Buying a Home in Hawaii
It has long been a misconception that Hawaii bars “foreigners” (meaning non-Hawaiians) from owning land. In reality, it’s been possible for people from mainland America and elsewhere to buy their own land since the end of the 19th century.
And most properties listed today have something called “fee simple” status, which means you own the land without things like leaseholds and ground rent.
Another fallacy is that, if you are not from Hawaii, your property taxes will be higher than everybody else’s. This is simply not true. Until recently, Hawaii has been able to boast some of the lowest property taxes in the country (0.35% of the home’s value).
The only thing that’s changed applies solely to “non-owner occupant” homes worth more than $1 million. And those are often vacation or investment homes — they’re not the main residences of their owners.
The new rate for those currently stands at 0.6% of the value of the property. And, if you were born in Hawaii, and you own an investment property worth more than $1 million, you too will pay the 0.6% — just as a non-Hawaii-native would.
Refinancing in Hawaii
There’s nothing special you need to know about refinancing in Hawaii. The process is similar to that in most other states.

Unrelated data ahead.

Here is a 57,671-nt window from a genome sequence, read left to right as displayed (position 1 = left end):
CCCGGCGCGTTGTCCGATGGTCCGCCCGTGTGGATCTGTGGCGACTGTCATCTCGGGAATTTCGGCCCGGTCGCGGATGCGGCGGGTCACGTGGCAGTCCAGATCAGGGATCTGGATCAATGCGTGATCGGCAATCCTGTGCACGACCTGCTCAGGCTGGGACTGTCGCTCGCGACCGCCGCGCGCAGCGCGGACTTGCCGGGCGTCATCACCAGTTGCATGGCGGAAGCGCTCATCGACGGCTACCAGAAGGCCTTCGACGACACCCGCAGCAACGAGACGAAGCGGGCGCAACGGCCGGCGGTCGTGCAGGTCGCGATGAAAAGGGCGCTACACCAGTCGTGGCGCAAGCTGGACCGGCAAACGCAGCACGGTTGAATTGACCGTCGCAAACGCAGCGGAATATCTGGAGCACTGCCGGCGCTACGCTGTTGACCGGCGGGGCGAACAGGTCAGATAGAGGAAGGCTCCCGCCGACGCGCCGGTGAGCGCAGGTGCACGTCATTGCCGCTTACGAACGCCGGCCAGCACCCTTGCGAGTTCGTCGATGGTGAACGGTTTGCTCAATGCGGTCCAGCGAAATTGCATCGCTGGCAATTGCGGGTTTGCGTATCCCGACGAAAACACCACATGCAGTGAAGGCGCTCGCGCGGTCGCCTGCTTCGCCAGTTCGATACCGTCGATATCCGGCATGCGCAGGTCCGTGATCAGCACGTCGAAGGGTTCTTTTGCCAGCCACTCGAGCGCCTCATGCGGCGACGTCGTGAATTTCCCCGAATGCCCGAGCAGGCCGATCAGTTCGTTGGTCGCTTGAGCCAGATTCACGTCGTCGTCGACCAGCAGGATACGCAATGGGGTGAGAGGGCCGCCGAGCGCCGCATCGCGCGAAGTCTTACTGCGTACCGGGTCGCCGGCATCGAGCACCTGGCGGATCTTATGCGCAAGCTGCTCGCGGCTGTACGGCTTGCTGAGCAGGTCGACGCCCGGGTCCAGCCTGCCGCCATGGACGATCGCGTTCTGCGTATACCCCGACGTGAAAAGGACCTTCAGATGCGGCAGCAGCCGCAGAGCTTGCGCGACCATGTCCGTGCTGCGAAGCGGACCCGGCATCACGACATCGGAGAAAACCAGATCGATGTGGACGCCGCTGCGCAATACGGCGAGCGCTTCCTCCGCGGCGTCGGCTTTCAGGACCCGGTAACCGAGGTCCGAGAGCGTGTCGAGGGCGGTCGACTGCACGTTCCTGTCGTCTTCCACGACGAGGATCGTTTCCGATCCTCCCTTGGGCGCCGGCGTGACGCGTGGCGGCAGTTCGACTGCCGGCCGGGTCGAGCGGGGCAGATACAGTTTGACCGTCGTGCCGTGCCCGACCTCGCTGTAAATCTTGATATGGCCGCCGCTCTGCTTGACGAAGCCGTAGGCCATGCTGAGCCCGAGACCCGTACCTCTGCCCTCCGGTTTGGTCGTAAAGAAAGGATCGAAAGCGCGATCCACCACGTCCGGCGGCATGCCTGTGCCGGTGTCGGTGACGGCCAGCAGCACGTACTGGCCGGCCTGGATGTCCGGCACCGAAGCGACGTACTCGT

The exception is if your property is in a leasehold. Make sure your lender knows about it and has approved this property type.
Additionally, you’re likely to be refinancing a condo in second-home or investment-property status. Make sure your lender knows this status and receive refinance quotes accordingly.
No matter what type of refinance for which you apply, other factors that will determine your rate and fees. And two of those are things over which you have direct control:
- Your credit score. The higher your score, the lower the rate you’ll be offered. So pay all your bills on time, keep credit card balances to a minimum and don’t open new credit accounts in the months leading up to your refinancing
- Your debt-to-income ratio. This is the proportion of your income that goes out on homeownership costs (not much you can do about those) and debt payments. So try to get you debt levels as low as possible. And don’t ramp them up with big purchases ahead of a big borrowing event
It’s a great idea to actively monitor your credit score. Check out many free and paid-for options online — well before you apply to refinance.